To serve its riders, the MTA needs proper governance


The Metropolitan Transportation Authority is, unfortunately, usually in the news for billion-dollar boondoggles. But local issues and corporate governance problems plague the agency that affects the daily lives of so many riders in Nassau County. The MTA needs some corporate governance and a renewed focus on the commuters it serves, and only then will it be able to lead us out of the pandemic era and into a robust recovery.
The MTA is the largest public transit system in America, shuttling over 11 million passengers on an average weekday, covering 14 counties, employing 70,000 people and serving over 850,000 vehicles across seven bridges and two tunnels. Because of its importance to New Yorkers’ livelihoods and the economy, it is critical that it functions efficiently and serves its constituency well.
The agency has certainly hit some big milestones recently, including increased ridership, back to pre-pandemic levels, and registering over 2 million OMNY fare-payment taps in one day. But at the same time, the MTA is failing my constituents in the 15th Assembly District, as well as the hundreds of thousands of daily LIRR riders across the MTA’s Long Island footprint.
My district stretches along the eastern border of Nassau, from Farmingdale to Locust Valley, a large portion of which is served by the notoriously problem-plagued Oyster Bay line. For years, commuters in this area have had to choose between leaving work ridiculously early in order to make it home to their families, or staying at work longer and missing activities at home.
At first, the excitement over the recent East Side Access project was palpable among Oyster Bay line commuters. After years of unreliable service and difficult train schedules, it seemed like more options were finally becoming available. To our dismay, it turned out that, once again, the line will suffer the brunt of bad schedule changes. The few popular peak trains available are now even fewer and farther between, and require changing in Jamaica.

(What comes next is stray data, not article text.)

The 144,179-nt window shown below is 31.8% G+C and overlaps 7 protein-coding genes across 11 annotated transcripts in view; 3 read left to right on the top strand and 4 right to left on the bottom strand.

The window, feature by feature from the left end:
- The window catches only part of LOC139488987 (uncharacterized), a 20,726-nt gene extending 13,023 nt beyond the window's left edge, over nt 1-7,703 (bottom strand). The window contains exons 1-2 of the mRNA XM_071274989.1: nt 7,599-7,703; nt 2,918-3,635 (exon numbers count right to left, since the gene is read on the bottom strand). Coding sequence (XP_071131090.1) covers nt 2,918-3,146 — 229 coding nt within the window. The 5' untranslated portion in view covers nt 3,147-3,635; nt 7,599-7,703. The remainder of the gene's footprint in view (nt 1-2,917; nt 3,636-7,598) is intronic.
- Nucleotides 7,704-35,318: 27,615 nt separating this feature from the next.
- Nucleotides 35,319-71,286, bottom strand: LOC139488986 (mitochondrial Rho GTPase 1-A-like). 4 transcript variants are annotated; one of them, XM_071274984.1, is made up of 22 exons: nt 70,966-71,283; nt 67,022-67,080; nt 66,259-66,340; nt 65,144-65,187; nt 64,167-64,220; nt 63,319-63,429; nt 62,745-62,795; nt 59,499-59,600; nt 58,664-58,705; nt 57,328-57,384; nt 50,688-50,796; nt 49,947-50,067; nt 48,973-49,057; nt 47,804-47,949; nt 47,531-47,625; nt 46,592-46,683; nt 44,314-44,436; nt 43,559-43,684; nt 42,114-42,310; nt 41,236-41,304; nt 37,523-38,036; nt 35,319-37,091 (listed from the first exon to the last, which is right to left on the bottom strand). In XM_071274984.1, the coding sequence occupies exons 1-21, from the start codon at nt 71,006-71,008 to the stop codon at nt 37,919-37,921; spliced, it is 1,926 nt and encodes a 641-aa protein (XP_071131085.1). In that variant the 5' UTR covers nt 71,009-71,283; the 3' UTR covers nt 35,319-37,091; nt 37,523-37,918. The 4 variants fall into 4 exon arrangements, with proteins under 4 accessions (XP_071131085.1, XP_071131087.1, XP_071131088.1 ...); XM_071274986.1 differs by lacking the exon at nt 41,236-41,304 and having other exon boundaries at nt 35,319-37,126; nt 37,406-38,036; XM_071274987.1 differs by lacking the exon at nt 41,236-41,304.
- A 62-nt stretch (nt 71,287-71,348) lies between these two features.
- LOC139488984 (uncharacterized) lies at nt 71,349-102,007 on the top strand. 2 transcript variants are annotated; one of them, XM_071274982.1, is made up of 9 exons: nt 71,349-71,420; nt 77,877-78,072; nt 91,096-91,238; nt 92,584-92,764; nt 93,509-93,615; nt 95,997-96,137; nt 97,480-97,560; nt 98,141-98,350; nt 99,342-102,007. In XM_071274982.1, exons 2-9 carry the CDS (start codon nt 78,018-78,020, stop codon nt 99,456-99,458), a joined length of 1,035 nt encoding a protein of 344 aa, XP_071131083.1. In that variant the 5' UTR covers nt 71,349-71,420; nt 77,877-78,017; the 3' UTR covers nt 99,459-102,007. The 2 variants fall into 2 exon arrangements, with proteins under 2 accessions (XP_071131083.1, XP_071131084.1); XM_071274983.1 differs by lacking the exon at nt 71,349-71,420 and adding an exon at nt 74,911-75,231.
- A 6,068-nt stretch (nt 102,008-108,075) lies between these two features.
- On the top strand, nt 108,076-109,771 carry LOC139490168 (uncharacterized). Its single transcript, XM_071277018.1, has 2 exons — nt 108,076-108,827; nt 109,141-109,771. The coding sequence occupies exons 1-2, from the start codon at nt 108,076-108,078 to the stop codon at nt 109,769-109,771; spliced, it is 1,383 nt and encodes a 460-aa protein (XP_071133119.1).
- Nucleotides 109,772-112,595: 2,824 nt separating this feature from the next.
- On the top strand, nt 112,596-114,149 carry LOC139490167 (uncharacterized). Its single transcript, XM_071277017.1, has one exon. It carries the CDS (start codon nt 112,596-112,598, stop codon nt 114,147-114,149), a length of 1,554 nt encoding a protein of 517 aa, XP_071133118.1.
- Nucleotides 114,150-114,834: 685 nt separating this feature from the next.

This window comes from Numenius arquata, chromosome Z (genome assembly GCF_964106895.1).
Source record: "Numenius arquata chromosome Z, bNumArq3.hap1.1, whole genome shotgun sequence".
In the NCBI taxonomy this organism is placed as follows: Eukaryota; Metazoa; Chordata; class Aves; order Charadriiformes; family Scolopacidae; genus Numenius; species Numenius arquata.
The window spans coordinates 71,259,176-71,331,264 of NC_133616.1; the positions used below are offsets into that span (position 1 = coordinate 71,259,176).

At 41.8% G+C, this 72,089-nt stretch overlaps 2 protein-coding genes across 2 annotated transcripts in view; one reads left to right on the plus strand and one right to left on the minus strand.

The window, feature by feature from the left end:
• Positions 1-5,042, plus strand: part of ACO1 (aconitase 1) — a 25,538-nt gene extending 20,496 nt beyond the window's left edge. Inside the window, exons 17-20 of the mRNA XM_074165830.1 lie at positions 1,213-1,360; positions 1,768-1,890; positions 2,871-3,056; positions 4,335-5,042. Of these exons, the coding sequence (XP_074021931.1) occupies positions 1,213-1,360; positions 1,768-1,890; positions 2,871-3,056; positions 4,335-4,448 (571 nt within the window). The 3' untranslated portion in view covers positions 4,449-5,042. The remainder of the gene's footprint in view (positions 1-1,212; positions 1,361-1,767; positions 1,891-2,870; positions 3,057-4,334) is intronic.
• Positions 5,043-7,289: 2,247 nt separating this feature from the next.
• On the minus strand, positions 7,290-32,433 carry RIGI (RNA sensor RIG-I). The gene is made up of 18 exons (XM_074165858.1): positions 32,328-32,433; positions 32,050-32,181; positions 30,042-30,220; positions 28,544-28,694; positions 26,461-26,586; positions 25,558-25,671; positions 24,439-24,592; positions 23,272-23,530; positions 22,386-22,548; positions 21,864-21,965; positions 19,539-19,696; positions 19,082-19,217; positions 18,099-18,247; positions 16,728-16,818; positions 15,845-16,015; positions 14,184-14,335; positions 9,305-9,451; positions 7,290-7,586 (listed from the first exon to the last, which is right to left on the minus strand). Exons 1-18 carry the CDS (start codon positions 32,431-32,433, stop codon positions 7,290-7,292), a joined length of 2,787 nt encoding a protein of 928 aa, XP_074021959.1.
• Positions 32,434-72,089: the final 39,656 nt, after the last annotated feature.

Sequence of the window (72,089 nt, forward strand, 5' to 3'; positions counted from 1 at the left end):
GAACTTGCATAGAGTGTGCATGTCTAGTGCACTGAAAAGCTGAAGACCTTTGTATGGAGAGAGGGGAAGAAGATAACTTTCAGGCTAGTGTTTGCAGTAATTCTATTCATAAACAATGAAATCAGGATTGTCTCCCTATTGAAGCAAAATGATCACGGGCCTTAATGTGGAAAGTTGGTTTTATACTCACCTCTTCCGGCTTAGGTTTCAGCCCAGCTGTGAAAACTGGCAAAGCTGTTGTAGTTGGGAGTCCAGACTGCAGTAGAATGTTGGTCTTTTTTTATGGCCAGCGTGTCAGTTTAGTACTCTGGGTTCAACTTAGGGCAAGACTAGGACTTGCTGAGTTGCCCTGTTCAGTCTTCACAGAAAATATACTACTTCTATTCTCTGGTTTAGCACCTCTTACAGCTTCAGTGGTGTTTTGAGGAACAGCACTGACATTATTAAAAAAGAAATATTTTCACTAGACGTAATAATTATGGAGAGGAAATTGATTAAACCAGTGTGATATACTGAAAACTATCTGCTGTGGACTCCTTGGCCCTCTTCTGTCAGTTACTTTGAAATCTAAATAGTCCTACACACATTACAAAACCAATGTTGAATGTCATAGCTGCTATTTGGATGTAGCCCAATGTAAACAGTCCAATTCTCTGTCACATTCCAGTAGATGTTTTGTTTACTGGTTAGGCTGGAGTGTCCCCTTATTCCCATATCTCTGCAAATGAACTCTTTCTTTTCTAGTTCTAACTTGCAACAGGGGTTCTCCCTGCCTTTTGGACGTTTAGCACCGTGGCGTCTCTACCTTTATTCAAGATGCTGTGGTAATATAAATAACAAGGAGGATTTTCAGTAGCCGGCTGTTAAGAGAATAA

The situation has become so dire that many people are opting to drive to other stations on other lines. This not only defeats the purpose of commuter rail, it also negatively affects small business owners around the Oyster Bay line train stations who are there to serve commuters.
The problems LIRR riders are facing are a direct result of corporate governance failures at the top. When Phillip Eng retired as LIRR president over a year ago, the MTA announced that Metro-North Railroad President Catherine Rinaldi would serve as president of both the LIRR and Metro-North. While Rinaldi may be a capable transit executive, the very nature of this dual role divides her focus and allegiance, which is not fair to Metro-North or LIRR customers, especially those who use the Oyster Bay line.
This arrangement would be untenable in any other arena of government, nonprofit or private business, and we need to get a fast and thorough executive search under way now. The fact that ridership is climbing to pre-pandemic levels means we needed a dedicated and focused LIRR president months ago.
But it’s no surprise that this structure isn’t sounding any alarm bells within the MTA. The same problem exists at the very top of the organizational chart. Janno Lieber, the chairman of the MTA, also serves as its chief executive officer. Much like the dual-president role, giving the same person the chairman and CEO powers is an inherent conflict of interest, and runs counter to the transparency and accountability that is supposed to be the bedrock of a public authority.
The private sector has for years now recognized this conflict, and more corporations are splitting the functions of the chairman and CEO. This allows the chair and the board to perform their vital oversight duties, including establishing budgets, ensuring transparency and accountability, engaging in short-and long-term planning, and evaluating executive performance, among other functions, independent of conflict.
These are problems with clear solutions. If the MTA had a better corporate structure, it would be a more transparent, accountable and efficient public authority that serves its customers better. Projects would be delivered closer to on time and on budget, and closer attention would be paid to customers throughout the system.
A clear organizational chart, with dedicated roles and talented executives, including a separate LIRR president, is the first step toward an efficient and responsive MTA. New Yorkers deserve nothing less.

Jake Blumencranz represents the 15th Assembly District.